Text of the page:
The President of France Emmanuel Macron has demanded an overhaul to the current free-travel rules of the Schengen Area. The proposal will be put before the European Council in December and could change the nature of the open-borders region in the near future.
Macron has called for a “refoundation” of the Schengen Agreement to increase security at the borders of the European Union and the affiliated countries that are also part of Schengen. The original agreement enshrined the principles of free movement that have been an integral part of the bloc until now.
It is unknown how the planned border control reforms will affect the upcoming ETIAS travel authorization system.
An Overhaul of Schengen Area Border Controls
Following the recent terror attacks in Paris and Nice, French President Macron has called for reforms of the Schengen Area’s policy regarding open borders and free travel.
One of the key points is the tightening of border controls at the edges of the EU, where thousands of migrants a year cross into countries like Italy and Spain.
Macron’s words echo an announcement made by Ursula Von der Leyen, President of the European Commission, in September, in which she said that a new strategy for the future of Schengen would be proposed.
Eric Mamer, chief spokesperson for the European Commission confirmed that “We are discussing the future of Schengen in an ongoing process and we are trying to adapt to the way it functions to the new realities.”
When will the border control reforms for Schengen happen?
President Von der Leyen has said that her proposed strategy for changes to Schengen border controls will be finalized by summer 2021.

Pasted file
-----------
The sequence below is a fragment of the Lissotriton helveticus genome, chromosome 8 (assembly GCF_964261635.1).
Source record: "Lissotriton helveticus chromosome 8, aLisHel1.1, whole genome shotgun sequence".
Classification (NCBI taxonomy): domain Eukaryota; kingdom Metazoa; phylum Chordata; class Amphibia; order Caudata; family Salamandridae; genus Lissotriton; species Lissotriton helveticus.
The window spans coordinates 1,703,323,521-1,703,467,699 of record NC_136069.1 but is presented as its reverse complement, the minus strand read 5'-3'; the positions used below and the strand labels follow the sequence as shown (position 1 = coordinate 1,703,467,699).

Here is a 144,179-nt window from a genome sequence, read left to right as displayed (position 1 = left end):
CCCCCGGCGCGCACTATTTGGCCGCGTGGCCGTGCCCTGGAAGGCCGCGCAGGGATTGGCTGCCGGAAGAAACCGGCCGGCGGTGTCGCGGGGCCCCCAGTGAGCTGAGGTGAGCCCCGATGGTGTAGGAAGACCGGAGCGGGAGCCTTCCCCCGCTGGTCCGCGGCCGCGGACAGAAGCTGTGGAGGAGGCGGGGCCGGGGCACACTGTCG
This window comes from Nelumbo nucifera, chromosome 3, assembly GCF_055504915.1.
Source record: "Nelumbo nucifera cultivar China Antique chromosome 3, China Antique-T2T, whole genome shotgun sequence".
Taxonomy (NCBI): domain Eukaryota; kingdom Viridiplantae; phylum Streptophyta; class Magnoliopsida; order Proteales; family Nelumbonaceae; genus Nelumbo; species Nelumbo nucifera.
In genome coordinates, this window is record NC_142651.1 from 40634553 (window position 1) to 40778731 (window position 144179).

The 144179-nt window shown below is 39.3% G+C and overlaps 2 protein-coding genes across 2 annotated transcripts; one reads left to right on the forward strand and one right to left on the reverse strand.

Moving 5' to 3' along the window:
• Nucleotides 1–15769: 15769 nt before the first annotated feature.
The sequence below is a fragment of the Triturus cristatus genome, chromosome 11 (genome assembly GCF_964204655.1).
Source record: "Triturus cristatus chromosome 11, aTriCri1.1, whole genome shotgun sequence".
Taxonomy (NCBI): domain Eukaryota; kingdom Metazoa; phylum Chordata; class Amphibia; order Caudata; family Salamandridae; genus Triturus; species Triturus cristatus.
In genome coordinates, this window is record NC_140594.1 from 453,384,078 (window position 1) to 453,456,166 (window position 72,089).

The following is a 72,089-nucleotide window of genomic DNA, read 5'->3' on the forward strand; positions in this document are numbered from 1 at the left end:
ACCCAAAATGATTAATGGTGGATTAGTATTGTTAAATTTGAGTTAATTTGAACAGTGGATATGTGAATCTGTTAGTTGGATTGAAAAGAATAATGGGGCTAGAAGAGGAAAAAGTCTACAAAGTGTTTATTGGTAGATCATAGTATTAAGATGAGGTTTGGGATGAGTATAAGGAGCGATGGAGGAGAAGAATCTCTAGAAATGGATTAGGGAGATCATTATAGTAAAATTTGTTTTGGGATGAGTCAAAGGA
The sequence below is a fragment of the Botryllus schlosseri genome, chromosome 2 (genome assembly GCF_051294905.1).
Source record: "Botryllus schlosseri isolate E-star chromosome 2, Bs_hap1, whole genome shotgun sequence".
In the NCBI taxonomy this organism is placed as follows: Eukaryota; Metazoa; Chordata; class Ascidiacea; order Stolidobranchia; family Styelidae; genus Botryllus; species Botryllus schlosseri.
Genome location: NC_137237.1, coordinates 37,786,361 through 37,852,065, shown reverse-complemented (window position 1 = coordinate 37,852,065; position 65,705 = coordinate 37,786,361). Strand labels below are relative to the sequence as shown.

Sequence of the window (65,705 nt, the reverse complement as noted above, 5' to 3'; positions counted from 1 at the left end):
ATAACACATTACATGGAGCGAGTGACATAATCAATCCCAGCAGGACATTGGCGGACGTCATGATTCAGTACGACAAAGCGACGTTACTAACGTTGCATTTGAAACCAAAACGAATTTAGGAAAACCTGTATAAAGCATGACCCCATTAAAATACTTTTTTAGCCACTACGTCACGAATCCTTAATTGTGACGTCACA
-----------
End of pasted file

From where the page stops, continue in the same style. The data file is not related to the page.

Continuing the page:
Macron plans to submit his proposal for the reforms to the December European Council and aims to have the overhaul implemented when France holds the presidency of the Council of the EU in the first half of 2022.
November 2020 Press Conference from European Leaders
The proposed Schengen Area border reforms were the topic of a conference between Macron, German Chancellor Angela Merkel, Austrian Chancellor Sebastian Kurz, Dutch Prime Minister Mark Rutte, Ursula Von der Leyen, and President of the European Council Charles Michel on November 10, 2020.
The 4 leaders voiced their concerns and the need to improve security in the Schengen Area. Merkel pointed to the upcoming ETIAS as one way of achieving this.
As well as tightening external border security, other suggestions were made, such as implementing initiatives to prevent the radicalization of young people by removing extremist content from the internet more quickly.
Von der Leyen reiterated her commitment to reforming Schengen security protocols, saying that on December 9, the European Commision “will present a new program to fight terrorism in Europe.”
She went on to say:
“We will present in May 2021 a new Schengen program that will be dealing with migration issues, strengthening the functions of EUROPOL and EURODAC, and the need for better police cooperation.”
Macron stated that reforming Schengen was vital, listing 3 areas that needed to be strengthened:
- Security at the external borders
- Mechanisms for assessing how well Schengen is functioning
- The governance of the Schengen Area
The French leader pointed out that there is no political monitoring of issues such as internal security, asylum, and migration, suggesting the formation of an internal security council for the region.